Methods of Calibration

The purpose of calibration is to remove, subtract, and correct the "instrument signature" added to a raw image by the CCD; that is, to peel away multiple onionlike layers of unwanted signal wrapped around the signal that you want. How you carry out calibration depends on what information you want from the final image. As an observer, you must decide what end product you want before the observing session begins, and then take the necessary support frames. Here is a summary of the output from each calibration type and the support frames required:

• Basic Calibration: Pixel value proportional to the number of photo electrons created in the CCD. Requires a master dark frame made with the same integration time as the raw image.

• Standard Calibration: Pixel value proportional to the number of photons coming from the astronomical target. Requires a master dark frame made with the same integration time as the raw image, and a master flat frame.

• Advanced Calibration: Pixel value proportional to the number of photons coming from the astronomical target. Requires a master flat frame, a master dark made with the same or longer integration time as the raw image, and a master bias frame.

It is tempting for an observer to say, "I want nothing but the best. I will only calibrate images using the advanced protocol," without considering how the images will be used. The goal of imaging is, after all, to discover something about the universe—perhaps scientific or perhaps aesthetic. If the goal of your observing program is producing supernova search images, basic calibration does a fine job. Standard calibration corrects for vignetting and CCD nonuniformity, but constrains you to the same integration time for your images and darks. Advanced calibration gives you the freedom to use different integration times for your images, and provides superior dark subtraction via dark-frame matching. When you plan your observations, select a calibration protocol appropriate for your imaging goal.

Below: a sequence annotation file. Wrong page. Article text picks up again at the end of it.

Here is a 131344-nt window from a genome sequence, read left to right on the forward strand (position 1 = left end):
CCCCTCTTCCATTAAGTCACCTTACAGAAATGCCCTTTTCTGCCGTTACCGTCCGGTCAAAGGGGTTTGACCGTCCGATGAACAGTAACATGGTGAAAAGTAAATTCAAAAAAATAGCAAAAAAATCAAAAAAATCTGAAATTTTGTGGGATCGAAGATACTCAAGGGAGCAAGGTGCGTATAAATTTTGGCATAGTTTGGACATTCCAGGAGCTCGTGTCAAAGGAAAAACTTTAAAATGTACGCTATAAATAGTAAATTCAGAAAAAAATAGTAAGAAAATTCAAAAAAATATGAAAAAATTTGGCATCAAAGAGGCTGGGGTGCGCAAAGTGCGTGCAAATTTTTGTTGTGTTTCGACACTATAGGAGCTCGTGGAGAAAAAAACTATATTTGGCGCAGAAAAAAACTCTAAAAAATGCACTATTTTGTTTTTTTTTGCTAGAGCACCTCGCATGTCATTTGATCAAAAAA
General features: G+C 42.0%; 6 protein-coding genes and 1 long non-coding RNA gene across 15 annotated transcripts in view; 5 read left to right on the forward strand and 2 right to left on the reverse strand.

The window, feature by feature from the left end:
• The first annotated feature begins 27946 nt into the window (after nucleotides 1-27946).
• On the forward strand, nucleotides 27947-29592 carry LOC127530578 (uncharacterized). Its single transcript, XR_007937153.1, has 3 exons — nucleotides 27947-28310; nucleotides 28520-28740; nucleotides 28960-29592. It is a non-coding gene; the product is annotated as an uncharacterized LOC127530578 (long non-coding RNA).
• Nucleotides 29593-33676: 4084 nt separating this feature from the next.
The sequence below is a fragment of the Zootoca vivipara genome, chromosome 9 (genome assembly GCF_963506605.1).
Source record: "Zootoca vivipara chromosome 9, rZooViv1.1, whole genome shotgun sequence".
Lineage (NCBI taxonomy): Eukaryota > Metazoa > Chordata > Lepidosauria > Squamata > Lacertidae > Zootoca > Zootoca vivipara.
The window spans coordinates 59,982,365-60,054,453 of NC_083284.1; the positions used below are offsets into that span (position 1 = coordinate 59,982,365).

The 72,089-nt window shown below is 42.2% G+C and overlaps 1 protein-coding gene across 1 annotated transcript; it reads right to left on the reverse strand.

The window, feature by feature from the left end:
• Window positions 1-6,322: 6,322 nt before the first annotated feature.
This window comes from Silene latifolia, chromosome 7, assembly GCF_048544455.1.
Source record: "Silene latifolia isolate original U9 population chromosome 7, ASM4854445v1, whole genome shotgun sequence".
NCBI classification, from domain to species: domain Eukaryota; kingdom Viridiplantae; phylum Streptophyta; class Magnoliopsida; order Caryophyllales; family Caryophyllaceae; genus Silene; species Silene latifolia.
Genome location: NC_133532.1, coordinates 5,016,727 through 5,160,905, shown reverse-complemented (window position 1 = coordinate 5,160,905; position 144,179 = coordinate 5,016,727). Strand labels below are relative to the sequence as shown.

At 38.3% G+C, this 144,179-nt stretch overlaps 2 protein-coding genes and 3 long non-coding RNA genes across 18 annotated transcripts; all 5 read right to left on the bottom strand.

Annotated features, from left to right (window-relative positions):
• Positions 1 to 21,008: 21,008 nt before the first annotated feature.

6.3.1 Basic Image Calibration

The basic calibration protocol approaches a raw image as the sum of some number of photoelectrons plus a dark frame:

Raw Image Dark Subtracted Image

Raw Image Dark Subtracted Image

Dark Frames time as the raw images.

Figure 6.18 Basic calibration requires at least one, and preferably many, dark frames combined into a master dark frame. This protocol removes the bias level and dark current, but does not correct vignetting or CCD sensitivity variations. Basic calibration is adequate for simple observing tasks.

Dark Frames time as the raw images.

Figure 6.18 Basic calibration requires at least one, and preferably many, dark frames combined into a master dark frame. This protocol removes the bias level and dark current, but does not correct vignetting or CCD sensitivity variations. Basic calibration is adequate for simple observing tasks.

The goal of basic calibration is to extract, from the raw image, pixel values proportional to the number of photoelectrons generated on the CCD,

It does not correct the nonuniformity of the CCD or remove vignetting or shadowing.

It consists of subtracting a dark frame identical to the dark current information contained in the raw image; that is, a dark frame with the same integration time as the raw image. Although it is possible to perform basic calibration using a single dark frame, it is far better to generate a master dark frame by combining as many dark frames as you can conveniently shoot.

• Tip: In AIP4Win you can make a master dark frame by averaging or taking the median of many individual dark frames. Averaging multiple dark frames reduces dark noise by the square root of the number of frames combined. Taking the median eliminates cosmic ray events in the master dark, but results in a slightly noisier master dark frame.

If your raw images were made with a CCD camera without active temperature control, the dark current and bias level embedded in the dark frame may change over time. If this is the case, it is best to combine dark frames taken before and after the raw images when you use the basic calibration protocol.

If your raw images were made with a temperature-controlled CCD camera with bias drift subtraction, you can probably use dark frames shot several hours before or after your raw images were taken. Temperature control keeps the dark current constant, and bias drift subtraction determines the true bias during each readout and keeps the bias in the images you shoot at a constant value.

6.3.2 Standard Image Calibration

The standard calibration protocol treats the raw image as a photon flux, Ix^y, modified by quantum efficiency variations, Qx>y, and vignetting, Vx>y, plus a dark frame:

<RAW>^ = -g{tVx^yQx yIx,y) + (DARK)^ . (Equ. 6.18)

The goal of standard calibration is to extract the term:

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